Today we’d like to introduce you to Susan McLucas.
Thanks for sharing your story with us Susan. So, let’s start at the beginning and we can move on from there.
I taught a few friends to ride a bike 35 years ago and enjoyed it. Eventually I taught more people, first one by one, then with adult education schools. A student offered to make me a website a few years back, and that’s when things started to really get going. Now people come from all over the country and sometimes beyond to learn how to ride. I’ve taught about 3,000 by now, maybe more. I have 3 people working with me because there aren’t enough hours in the day to teach all the people who want to learn to ride, kids, adults, lots of people from different countries. I’ve taught a woman with only one leg and one time a student flew in from Brazil to learn to ride here.
We’re always bombarded by how great it is to pursue your passion, etc – but we’ve spoken with enough people to know that it’s not always easy. Overall, would you say things have been easy for you?
I didn’t realize I was on a path of doing this for a long time. It was just a pleasant side line. But it grew bigger and bigger until now, instead of fixing bicycles, I have a bike mechanic working for me.
So let’s switch gears a bit and go into The Bicycle Riding School story. Tell us more about the business.
We are known as a fun place where you can learn how to ride. We try to do everything we can to dispel people’s fears and make it a memorable and entertaining experience. We attach a basket with ET in it to any bike when a person wants that. We tie kids’ stuffed animals on the handle bars, when they are afraid or when the animal friend just wants a ride. We use a harness to give a kid a feeling of safety, when it seems too scary to get their feet off the ground otherwise. We join kids (and sometimes grown-ups) in imaginative fantasy talk to make the process of wobbling around a playground more entertaining. One student requested that I talk like a chipmunk and I did my best. One student, who’d been struggling to get her balance, asked me to sing the Rocky theme song when she finally did, which I had to learn, but I did. We give out diplomas to mark people’s accomplishment.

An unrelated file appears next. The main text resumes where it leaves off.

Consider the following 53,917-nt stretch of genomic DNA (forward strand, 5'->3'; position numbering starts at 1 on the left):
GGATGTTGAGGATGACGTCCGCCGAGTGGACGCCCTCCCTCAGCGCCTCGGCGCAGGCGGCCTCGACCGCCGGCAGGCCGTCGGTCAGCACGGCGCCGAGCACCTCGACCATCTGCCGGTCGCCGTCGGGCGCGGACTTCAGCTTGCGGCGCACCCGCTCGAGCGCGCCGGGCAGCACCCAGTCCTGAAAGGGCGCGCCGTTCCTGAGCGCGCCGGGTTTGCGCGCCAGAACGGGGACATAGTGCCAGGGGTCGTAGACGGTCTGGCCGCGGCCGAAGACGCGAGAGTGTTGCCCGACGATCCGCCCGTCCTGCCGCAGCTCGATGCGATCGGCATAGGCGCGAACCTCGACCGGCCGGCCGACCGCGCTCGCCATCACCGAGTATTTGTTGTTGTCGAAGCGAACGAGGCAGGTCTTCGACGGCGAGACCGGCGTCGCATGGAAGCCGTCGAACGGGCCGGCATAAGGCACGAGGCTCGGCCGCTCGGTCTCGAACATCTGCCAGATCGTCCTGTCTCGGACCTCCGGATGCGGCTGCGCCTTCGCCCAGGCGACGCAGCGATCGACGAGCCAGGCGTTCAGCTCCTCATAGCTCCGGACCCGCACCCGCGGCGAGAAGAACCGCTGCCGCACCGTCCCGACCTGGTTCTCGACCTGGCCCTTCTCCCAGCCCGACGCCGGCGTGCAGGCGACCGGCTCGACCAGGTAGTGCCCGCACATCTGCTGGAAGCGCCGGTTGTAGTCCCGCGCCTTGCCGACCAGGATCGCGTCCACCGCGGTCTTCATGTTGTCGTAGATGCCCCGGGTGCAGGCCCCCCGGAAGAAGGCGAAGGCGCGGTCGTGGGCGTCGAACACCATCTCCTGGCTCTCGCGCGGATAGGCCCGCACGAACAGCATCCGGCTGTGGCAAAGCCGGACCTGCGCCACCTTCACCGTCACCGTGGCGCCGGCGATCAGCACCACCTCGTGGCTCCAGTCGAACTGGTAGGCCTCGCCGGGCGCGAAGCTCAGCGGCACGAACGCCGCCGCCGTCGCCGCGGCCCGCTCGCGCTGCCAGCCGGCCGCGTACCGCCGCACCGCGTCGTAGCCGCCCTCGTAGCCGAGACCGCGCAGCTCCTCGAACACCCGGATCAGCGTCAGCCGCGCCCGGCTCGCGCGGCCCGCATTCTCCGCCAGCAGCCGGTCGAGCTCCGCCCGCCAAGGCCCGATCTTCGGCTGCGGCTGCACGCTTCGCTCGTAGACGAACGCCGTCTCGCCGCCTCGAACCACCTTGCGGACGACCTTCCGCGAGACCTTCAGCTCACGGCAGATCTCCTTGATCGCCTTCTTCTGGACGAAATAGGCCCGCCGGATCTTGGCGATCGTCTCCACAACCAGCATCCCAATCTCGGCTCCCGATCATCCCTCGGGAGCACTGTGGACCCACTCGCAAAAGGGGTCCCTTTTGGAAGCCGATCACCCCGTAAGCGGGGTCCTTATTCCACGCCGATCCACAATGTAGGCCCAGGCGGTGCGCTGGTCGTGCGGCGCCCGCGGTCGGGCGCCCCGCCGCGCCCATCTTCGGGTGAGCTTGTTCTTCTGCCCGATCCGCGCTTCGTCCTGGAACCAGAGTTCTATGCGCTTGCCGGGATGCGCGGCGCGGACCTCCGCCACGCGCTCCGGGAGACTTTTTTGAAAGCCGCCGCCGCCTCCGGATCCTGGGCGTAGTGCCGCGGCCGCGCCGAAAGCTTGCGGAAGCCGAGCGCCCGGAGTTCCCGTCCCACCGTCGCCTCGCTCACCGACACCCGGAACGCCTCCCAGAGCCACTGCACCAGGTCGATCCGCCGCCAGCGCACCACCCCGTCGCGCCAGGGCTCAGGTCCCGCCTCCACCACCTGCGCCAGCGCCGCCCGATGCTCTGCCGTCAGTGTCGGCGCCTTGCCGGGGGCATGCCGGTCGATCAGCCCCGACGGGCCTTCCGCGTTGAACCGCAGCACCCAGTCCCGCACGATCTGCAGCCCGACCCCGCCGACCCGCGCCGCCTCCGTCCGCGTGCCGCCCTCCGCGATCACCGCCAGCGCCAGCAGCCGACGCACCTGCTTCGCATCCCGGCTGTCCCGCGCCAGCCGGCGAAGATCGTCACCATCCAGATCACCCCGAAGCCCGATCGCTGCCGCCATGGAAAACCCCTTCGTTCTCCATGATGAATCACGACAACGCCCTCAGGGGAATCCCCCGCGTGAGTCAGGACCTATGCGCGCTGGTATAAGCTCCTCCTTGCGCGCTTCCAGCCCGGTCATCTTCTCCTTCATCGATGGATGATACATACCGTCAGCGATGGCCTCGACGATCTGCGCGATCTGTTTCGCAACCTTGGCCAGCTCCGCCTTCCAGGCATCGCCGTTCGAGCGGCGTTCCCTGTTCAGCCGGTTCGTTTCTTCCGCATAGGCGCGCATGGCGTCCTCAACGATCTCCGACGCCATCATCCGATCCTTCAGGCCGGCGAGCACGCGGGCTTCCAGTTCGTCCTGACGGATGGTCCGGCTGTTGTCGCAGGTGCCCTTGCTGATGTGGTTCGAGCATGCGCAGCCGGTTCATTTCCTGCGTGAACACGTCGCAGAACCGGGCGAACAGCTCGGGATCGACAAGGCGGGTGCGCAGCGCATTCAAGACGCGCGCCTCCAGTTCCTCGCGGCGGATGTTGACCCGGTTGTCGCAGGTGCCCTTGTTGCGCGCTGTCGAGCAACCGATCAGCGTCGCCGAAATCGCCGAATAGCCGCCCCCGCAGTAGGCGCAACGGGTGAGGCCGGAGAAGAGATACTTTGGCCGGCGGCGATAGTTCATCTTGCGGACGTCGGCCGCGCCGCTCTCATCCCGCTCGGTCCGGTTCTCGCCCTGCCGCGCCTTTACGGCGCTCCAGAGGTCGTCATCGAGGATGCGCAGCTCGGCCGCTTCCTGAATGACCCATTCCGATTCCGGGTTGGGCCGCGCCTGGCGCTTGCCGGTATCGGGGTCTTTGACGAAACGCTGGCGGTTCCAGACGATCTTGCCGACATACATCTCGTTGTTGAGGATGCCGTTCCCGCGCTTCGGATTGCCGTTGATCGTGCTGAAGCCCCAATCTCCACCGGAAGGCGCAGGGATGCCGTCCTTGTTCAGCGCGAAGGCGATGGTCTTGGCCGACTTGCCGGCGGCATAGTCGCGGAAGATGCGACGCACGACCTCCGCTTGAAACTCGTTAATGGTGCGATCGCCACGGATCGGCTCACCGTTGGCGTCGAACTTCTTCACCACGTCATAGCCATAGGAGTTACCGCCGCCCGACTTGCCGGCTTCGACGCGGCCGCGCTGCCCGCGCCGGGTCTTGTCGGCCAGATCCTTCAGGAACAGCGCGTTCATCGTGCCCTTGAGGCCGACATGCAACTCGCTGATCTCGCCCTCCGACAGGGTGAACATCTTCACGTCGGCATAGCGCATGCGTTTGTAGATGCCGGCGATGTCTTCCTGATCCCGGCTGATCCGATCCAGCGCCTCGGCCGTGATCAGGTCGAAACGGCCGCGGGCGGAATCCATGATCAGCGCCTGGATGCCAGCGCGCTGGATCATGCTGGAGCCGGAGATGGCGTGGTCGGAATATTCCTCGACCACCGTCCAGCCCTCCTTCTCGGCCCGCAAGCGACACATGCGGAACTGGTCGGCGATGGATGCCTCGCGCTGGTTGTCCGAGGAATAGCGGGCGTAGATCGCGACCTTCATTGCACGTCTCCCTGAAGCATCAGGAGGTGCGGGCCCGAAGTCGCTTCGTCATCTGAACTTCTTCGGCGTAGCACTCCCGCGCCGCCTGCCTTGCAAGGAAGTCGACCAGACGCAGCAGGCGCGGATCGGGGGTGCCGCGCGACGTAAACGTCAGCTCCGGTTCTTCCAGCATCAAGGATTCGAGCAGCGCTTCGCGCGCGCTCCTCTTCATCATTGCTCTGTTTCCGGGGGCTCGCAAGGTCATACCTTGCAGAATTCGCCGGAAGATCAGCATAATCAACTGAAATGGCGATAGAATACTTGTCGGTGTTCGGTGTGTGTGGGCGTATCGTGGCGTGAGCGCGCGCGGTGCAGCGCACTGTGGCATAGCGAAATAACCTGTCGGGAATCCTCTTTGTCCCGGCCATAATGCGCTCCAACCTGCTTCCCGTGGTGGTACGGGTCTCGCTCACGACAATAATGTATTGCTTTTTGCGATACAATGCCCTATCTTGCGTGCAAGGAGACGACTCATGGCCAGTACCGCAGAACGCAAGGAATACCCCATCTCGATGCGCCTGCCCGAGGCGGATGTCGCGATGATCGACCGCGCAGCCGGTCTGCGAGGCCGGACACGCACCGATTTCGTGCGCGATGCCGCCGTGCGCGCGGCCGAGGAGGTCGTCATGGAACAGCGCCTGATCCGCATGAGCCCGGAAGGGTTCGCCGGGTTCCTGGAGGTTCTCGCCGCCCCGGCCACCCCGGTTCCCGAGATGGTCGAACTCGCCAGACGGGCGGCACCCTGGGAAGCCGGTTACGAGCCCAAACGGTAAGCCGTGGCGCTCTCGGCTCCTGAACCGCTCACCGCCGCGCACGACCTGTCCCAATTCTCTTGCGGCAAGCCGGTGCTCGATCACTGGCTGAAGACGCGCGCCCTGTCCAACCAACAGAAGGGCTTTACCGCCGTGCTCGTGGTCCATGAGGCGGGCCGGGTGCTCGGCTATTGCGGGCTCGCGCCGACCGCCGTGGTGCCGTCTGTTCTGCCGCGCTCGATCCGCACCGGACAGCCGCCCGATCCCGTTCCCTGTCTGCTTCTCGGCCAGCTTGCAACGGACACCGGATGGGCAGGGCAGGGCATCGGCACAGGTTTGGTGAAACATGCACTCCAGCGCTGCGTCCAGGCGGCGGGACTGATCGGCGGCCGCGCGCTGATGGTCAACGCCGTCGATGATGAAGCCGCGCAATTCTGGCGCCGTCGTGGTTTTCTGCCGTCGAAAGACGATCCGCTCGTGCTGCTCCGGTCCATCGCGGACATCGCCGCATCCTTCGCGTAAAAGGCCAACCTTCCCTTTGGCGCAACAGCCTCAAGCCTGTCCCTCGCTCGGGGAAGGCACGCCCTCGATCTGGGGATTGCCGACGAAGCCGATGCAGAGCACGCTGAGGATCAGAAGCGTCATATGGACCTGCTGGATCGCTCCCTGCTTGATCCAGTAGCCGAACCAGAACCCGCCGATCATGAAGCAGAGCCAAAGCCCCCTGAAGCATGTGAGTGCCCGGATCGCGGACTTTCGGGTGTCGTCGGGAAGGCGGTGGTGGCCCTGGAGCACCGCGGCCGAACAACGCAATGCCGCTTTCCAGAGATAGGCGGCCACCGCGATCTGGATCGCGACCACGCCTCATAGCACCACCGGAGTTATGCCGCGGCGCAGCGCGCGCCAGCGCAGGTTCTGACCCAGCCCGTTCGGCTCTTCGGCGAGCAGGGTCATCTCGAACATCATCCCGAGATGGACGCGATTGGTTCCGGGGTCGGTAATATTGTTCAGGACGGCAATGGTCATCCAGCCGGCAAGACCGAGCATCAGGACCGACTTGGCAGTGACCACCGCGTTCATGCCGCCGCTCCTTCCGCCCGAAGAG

We have a virtually perfect success rate. I believe there have been about 6 people in the history of the school who have not learned. It might be 10 by now. That’s about 1 in 500 who don’t learn to ride. I wish they had!
We do whatever we can to make sure everyone learns to ride. We pad the pedals; many of the handlebars are padded as well. We start out by removing the pedals and we have crank pads that we put on the cranks, so that people can’t hurt themselves knocking against the hard cranks. We put people in knee and elbow pads and gloves as well as helmets, of course. These make our students feel very safe.
Has luck played a meaningful role in your life and business?
I live near a big, paved schoolyard where I taught for 30 years. Unfortunately, now it is not available anymore, but we are finding spaces. I may have to move, but I hope not. I am still resting from my last move about 30 years ago. It was very lucky that I lived within walking distance of that great, perfectly sloping wide paved playground for all those years. What the future holds is less clear.
- A group lesson is between $30 and $10 for an hour and a half.
- A private lesson is between $60 and $25 for an hour and a half.
- Address: 14 William Street
Somerville, MA 02144
- Website: BicycleRidingSchool.org
- Phone: 617-776-6524
- Email: SusanBMcL@gmail.com